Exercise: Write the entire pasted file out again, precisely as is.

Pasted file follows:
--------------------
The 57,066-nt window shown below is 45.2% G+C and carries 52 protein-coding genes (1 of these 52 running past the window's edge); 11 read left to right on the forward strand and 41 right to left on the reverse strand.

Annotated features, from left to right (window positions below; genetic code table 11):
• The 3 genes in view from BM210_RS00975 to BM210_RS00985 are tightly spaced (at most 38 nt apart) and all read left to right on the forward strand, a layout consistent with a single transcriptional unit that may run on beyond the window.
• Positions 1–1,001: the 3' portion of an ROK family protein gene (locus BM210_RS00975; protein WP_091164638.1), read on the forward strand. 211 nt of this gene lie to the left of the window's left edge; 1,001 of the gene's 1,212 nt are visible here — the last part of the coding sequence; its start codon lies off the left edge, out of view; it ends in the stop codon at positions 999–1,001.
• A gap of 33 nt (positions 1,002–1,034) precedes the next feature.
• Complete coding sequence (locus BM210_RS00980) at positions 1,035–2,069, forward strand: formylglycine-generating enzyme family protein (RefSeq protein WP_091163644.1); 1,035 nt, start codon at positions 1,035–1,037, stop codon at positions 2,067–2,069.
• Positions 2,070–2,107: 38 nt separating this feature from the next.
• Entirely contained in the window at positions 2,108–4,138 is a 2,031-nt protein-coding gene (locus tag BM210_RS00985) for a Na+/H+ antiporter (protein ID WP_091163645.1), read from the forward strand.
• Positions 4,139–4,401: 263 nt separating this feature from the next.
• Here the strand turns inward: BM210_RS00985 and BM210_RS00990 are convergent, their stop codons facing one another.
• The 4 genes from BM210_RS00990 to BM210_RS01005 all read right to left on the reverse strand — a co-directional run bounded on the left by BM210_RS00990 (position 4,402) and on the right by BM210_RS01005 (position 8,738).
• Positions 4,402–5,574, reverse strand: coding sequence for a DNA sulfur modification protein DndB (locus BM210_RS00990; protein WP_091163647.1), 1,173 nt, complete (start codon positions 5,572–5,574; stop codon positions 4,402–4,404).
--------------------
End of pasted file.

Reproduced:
The 57,066-nt window shown below is 45.2% G+C and carries 52 protein-coding genes (1 of these 52 running past the window's edge); 11 read left to right on the forward strand and 41 right to left on the reverse strand.

Annotated features, from left to right (window positions below; genetic code table 11):
• The 3 genes in view from BM210_RS00975 to BM210_RS00985 are tightly spaced (at most 38 nt apart) and all read left to right on the forward strand, a layout consistent with a single transcriptional unit that may run on beyond the window.
• Positions 1–1,001: the 3' portion of an ROK family protein gene (locus BM210_RS00975; protein WP_091164638.1), read on the forward strand. 211 nt of this gene lie to the left of the window's left edge; 1,001 of the gene's 1,212 nt are visible here — the last part of the coding sequence; its start codon lies off the left edge, out of view; it ends in the stop codon at positions 999–1,001.
• A gap of 33 nt (positions 1,002–1,034) precedes the next feature.
• Complete coding sequence (locus BM210_RS00980) at positions 1,035–2,069, forward strand: formylglycine-generating enzyme family protein (RefSeq protein WP_091163644.1); 1,035 nt, start codon at positions 1,035–1,037, stop codon at positions 2,067–2,069.
• Positions 2,070–2,107: 38 nt separating this feature from the next.
• Entirely contained in the window at positions 2,108–4,138 is a 2,031-nt protein-coding gene (locus tag BM210_RS00985) for a Na+/H+ antiporter (protein ID WP_091163645.1), read from the forward strand.
• Positions 4,139–4,401: 263 nt separating this feature from the next.
• Here the strand turns inward: BM210_RS00985 and BM210_RS00990 are convergent, their stop codons facing one another.
• The 4 genes from BM210_RS00990 to BM210_RS01005 all read right to left on the reverse strand — a co-directional run bounded on the left by BM210_RS00990 (position 4,402) and on the right by BM210_RS01005 (position 8,738).
• Positions 4,402–5,574, reverse strand: coding sequence for a DNA sulfur modification protein DndB (locus BM210_RS00990; protein WP_091163647.1), 1,173 nt, complete (start codon positions 5,572–5,574; stop codon positions 4,402–4,404).